• Configure Information Barriers
  • Configure Privileged Access Management


There are many IT acronyms used in this eBook and while they’re spelt out the first time they’re used, here’s a handy list of all of them, along with a short explanation of what each means.


Azure Active Directory. The underlying directory of Microsoft 365 that maintains information about user and device accounts, authenticates and authorizes access to resources, and can optionally be synchronized with on-premises Active Directory using Azure AD Connect.


Conditional Access Policies. A feature of Azure AD Premium P1+ that lets you craft policies to control who can access what resource, from where and under what conditions.


Continuous Access Evaluation. A feature of Azure AD that evaluates a change in a user’s state (disabled, moved to a different Wi-Fi network etc.) much faster than the legacy 1 hour delay.


Cloud Access Security Broker. A “Firewall as a Service” that runs in the cloud and controls access to SaaS applications and identifies malicious files and actions.


Common Vulnerabilities and Exposures. An identified vulnerability in a system (software or hardware), used in TVM to identify vulnerable software in your environment.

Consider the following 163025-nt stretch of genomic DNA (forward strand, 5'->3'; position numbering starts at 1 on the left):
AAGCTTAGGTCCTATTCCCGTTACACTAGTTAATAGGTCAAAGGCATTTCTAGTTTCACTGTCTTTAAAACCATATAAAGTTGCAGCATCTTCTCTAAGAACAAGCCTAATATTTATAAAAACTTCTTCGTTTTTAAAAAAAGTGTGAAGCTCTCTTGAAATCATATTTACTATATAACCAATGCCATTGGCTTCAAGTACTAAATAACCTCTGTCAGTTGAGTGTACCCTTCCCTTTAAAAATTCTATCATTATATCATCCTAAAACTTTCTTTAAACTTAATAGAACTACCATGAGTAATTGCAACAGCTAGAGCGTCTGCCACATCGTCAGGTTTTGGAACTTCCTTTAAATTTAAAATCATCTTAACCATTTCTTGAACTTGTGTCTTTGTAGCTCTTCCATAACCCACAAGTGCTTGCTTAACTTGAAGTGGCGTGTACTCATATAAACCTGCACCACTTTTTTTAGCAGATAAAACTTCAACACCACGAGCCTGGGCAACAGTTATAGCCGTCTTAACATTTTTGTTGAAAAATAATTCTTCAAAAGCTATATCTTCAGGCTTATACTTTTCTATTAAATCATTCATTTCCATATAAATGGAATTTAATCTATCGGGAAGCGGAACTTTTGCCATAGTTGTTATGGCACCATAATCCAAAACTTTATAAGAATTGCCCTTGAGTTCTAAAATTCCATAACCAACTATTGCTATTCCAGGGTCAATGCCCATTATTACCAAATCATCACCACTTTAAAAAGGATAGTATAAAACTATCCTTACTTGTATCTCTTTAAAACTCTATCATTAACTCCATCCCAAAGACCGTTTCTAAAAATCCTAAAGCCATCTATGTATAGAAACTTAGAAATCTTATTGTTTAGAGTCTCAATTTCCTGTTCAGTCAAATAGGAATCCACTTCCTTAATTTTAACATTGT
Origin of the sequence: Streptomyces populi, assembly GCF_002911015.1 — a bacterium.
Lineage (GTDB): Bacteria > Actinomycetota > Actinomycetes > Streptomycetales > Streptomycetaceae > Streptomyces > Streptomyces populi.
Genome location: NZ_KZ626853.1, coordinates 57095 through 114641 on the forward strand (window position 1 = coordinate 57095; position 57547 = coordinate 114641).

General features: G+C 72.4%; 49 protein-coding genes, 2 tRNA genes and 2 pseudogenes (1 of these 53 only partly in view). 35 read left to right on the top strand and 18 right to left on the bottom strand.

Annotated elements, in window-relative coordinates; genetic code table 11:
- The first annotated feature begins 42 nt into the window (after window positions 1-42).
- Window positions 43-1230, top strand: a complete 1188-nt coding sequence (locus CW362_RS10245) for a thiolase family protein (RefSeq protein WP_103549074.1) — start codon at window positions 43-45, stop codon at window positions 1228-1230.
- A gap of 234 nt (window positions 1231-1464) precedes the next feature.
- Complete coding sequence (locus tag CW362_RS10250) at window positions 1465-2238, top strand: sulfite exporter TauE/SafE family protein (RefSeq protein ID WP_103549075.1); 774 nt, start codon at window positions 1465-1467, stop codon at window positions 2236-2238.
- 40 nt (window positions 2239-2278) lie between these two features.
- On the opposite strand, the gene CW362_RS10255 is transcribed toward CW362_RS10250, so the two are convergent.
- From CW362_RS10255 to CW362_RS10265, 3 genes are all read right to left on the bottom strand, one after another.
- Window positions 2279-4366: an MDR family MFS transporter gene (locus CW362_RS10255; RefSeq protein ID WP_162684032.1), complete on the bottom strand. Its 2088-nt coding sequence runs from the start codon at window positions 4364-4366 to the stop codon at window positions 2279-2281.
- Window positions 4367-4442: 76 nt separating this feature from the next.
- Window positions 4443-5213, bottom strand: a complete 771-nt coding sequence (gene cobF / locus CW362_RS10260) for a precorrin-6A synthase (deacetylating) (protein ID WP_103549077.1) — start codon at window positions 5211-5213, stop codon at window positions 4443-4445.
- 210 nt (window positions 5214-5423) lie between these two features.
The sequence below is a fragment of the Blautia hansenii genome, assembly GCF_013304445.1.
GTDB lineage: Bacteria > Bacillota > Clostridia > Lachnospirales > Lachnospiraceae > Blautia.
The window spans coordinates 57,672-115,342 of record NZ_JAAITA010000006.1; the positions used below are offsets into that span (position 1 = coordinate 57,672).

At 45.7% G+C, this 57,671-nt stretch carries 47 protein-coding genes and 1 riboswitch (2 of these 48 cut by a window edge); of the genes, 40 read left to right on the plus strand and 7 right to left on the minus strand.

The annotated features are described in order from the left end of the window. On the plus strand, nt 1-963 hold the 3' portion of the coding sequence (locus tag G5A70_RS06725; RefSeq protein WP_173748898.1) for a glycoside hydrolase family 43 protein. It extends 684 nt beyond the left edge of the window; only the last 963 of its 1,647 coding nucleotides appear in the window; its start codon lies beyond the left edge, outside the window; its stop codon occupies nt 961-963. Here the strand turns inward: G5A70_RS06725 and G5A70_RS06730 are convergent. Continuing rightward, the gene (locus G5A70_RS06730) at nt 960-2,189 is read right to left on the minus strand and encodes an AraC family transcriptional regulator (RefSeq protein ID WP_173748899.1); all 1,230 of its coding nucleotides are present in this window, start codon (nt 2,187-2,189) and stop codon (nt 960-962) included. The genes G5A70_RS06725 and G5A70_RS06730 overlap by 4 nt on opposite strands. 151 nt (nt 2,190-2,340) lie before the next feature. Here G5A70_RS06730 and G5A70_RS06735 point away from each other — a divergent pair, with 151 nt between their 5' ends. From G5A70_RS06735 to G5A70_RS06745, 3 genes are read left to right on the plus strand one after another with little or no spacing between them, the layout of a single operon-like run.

Domain Controller. A server in your on-premises Active Directory that authenticates and authorizes user and device account access to resources. Can be synchronized with Azure Active Directory.


Data Loss Prevention. A technology in Microsoft 365 to identify sensitive data and report on, recommend against or block accidental sharing of this data in the wrong context.


Domain Keys Identified Mail. An email security feature that enables recipients of emails that purport to be coming from your organization to check the validity of that claim.


Domain-based Message Authentication, Reporting and Conformance. An email security feature that lets recipients of emails from your domain know what to do if they’re identified as spoofed.


Endpoint Detection and Response. A modern endpoint protection approach that keeps track of every single action, by every process, taken in the OS, to identify malicious code or attacker’s actions.


Mobile Application Management. Managing applications on iOS, Android and to some degree, Windows, and these application’s access on personally owned devices.


Microsoft Defender for Cloud Apps. Microsoft’s CASB, part of M365 E5 licensing.


Microsoft Defender for Endpoint. A full EDR and endpoint protection solution for Windows, MacOS, iOS, Android, and Linux. Comes in P1, P2 and Business versions.